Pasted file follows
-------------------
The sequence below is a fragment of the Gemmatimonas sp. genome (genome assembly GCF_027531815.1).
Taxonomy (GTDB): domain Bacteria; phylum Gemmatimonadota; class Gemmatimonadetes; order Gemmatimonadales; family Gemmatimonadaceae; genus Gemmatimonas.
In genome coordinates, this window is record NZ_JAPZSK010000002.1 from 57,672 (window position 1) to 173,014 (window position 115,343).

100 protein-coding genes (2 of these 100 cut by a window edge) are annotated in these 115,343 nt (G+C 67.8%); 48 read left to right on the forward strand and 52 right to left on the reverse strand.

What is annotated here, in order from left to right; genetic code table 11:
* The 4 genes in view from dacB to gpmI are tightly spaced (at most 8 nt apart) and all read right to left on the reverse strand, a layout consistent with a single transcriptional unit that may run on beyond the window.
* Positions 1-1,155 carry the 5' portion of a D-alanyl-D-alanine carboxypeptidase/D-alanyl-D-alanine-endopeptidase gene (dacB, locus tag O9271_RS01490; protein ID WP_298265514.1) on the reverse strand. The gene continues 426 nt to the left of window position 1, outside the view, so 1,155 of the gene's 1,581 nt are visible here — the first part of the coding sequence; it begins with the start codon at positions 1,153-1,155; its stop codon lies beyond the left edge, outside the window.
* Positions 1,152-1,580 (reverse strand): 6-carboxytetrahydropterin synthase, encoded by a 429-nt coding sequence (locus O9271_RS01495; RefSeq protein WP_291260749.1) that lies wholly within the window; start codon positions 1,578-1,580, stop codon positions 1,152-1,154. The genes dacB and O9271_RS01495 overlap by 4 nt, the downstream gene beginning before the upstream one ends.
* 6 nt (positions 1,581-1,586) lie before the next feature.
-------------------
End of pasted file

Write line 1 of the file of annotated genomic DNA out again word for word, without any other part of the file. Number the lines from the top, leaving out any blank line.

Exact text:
The sequence below is a fragment of the Gemmatimonas sp. genome (genome assembly GCF_027531815.1).